Fort Lauderdale residents concerned after recovering addicts move into neighborhood

Property operating as unregistered community residence, code enforcement says

FORT LAUDERDALE, Fla. – Cellphone video captured what neighbors say is a frequent occurrence at a house across the street from them in Fort Lauderdale: A black SUV pulls into the driveway. The driver honks the horn, and over the next several minutes, people appear from inside of the house.

One-by-one, they load into the SUV, and eventually, the SUV pulls away from the house.

"I would say they've been operating there for at least the last eight to 10 months," Joe Davis said. 

Davis lives nearby and said there's been a noticeably higher volume of activity at Northeast 55th Street in Fort Lauderdale. 

One day, a neighbor followed one of the SUVs after it left the home until it reached its final destination: 1730 Commercial Blvd.

"The name on the front of the facility [was], The Source," Davis said.

The Source is an addiction and recovery treatment center. The black SUVs were parked in the lot when the Leave it to Layron team stopped by.

None of the staff members we spoke with were willing to answer our questions when we visited, but we did receive a statement from an attorney representing the treatment center. 

"Part of recovery is helping patients find sober living during and after treatment," the statement read, identifying the house on 55th Street as one of those sites.  

Broward County property records show a developer owns the property.

"Obviously, they found a new tenant," Davis said. 

The LITL team met Davis at his home, where more than two dozen neighbors had gathered, concerned about the activity at the home.

"I understand that these people may have a right to take occupancy in a residential neighborhood, but who's vetting these people?" Davis asked. 

A new Fort Lauderdale ordinance went into effect last spring to regulate community residences.

A city memo defines a community residence as "a residential living arrangement for unrelated individuals with disabilities living as a single functional family in a single dwelling who are in need of the mutual support furnished by other residents…as well as support services."

Before adopting the ordinance, the city conducted a study to make sure its new ordinance lined up with fair housing laws. City staff also worked with the Florida Association of Recovery Residences (FARR) to identify properties operating as community residences. FARR is an agency that certifies community residences.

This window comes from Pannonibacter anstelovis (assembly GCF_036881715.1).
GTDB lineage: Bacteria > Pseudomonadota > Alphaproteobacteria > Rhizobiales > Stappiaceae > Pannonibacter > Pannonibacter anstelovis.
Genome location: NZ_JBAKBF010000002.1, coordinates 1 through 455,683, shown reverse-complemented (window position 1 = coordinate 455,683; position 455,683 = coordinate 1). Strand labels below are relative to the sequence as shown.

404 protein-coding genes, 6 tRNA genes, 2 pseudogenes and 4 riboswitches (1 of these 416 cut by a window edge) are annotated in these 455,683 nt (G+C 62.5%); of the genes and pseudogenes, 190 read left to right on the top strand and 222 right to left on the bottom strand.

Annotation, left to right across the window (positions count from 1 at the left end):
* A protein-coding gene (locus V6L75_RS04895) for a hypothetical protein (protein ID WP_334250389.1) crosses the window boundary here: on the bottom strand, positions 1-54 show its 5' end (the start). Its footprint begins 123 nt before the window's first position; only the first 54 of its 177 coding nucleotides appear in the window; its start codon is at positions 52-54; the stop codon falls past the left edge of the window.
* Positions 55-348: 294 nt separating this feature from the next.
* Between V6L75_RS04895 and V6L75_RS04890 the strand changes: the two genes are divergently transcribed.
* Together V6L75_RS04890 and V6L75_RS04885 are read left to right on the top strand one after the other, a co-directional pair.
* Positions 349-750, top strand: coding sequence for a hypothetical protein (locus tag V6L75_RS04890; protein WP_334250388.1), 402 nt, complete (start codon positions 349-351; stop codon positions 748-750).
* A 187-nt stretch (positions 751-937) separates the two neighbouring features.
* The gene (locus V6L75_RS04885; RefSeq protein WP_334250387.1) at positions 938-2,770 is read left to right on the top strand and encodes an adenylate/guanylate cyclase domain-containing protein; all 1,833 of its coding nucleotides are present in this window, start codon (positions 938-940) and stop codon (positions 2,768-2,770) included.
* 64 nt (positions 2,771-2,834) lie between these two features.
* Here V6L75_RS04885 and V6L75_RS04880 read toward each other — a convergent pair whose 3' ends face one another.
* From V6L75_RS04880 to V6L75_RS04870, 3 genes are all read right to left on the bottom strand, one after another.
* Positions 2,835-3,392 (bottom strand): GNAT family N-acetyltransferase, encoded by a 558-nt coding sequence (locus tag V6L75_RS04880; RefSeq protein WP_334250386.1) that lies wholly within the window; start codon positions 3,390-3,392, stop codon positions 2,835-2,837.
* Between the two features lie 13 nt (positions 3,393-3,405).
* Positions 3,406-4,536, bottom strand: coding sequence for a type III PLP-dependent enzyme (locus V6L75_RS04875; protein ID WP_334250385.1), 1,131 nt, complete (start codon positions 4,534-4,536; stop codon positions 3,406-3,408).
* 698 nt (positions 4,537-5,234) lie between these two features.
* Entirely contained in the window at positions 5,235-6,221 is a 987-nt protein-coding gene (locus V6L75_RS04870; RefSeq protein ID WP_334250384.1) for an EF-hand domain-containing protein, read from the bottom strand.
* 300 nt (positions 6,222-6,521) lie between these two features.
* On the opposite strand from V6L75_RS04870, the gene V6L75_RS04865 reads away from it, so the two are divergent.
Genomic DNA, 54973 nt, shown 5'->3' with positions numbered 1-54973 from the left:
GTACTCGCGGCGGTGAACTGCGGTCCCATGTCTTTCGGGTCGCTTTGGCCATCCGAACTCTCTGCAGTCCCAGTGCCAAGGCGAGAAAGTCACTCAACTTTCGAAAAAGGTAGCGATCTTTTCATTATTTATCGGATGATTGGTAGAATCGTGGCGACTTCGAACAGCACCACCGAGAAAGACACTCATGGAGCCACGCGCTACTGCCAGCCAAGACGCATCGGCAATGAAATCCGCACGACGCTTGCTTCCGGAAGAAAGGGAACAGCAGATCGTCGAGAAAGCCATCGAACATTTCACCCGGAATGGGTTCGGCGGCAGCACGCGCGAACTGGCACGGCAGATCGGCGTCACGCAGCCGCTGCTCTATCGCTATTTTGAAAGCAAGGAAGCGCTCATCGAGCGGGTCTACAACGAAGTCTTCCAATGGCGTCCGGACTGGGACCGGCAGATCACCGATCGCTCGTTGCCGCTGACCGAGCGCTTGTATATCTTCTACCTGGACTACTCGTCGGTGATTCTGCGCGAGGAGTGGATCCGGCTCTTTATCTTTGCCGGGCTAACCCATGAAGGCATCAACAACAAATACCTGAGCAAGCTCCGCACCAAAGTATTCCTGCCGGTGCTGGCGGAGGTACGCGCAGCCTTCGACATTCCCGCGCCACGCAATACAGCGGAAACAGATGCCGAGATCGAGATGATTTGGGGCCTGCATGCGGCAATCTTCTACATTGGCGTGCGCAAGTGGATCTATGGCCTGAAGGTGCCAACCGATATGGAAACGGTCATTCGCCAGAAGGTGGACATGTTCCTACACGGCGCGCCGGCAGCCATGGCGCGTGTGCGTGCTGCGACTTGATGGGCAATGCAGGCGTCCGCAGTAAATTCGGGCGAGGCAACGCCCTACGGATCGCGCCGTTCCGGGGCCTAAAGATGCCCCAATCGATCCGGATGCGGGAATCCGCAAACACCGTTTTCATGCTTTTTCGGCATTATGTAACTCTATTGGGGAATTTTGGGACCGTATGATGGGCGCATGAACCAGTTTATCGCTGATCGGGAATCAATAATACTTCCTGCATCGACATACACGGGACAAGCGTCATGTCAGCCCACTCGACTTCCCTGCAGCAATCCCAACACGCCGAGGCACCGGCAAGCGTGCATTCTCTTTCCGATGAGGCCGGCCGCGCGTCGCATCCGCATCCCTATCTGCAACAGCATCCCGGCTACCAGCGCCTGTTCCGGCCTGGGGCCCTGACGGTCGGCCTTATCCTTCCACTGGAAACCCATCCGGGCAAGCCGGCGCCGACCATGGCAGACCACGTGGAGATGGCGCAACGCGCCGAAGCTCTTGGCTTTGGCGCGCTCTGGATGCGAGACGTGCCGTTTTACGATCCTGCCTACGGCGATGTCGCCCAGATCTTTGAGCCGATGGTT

Under the city's new ordinance, community residences are required to register with the city and be certified by the state credentialing agency, if one is available.

We checked with code enforcement and learned the city had 36 proactive community residence applications. We also learned the city was aware of nearly 87 possible community residences. Some of those had open enforcement cases, or complaints, including the house on Northeast 55th Street.

"I think a lot of people in the city of Fort Lauderdale are going to be very, very disappointed to learn that there are going to be several of these places opening and that the city is not being proactive in enforcing the code," Davis asked. 

One enforcement case was closed at Northeast 55th Street in December after inspectors found no one at the property, no activity and no vehicles.

Days after we started asking questions though, code enforcement officers opened a case against the property for operating as an unregistered community residence. We've learned an application was mailed out, along with an inspection report. A re-inspection is scheduled for Feb. 13. 

The Source's attorney's statement read:

"The Source treatment center is a Florida licensed treatment facility committed to helping those suffering from the disease of addiction.

"On, or around July 1, 2018, this property applied for FARR certification, which is still in process, and is required before the city of Fort Lauderdale will issue a certification as a community residence. This property has been actively working with the city of Fort Lauderdale to meet the requirement, and has been and is currently still undertaking any and all steps necessary to ensure compliance.

"The Source is committed to working within its local community and will gladly respond to any concerns or questions from its neighbors. Part of recovery is demonstrating a commitment to community and The Source wants to lead by example for its patients."

"We have a great community here," Davis said. "I don't believe that particular use of that property is conducive with the environment that we've set forth here over the last 20 to 30 years."

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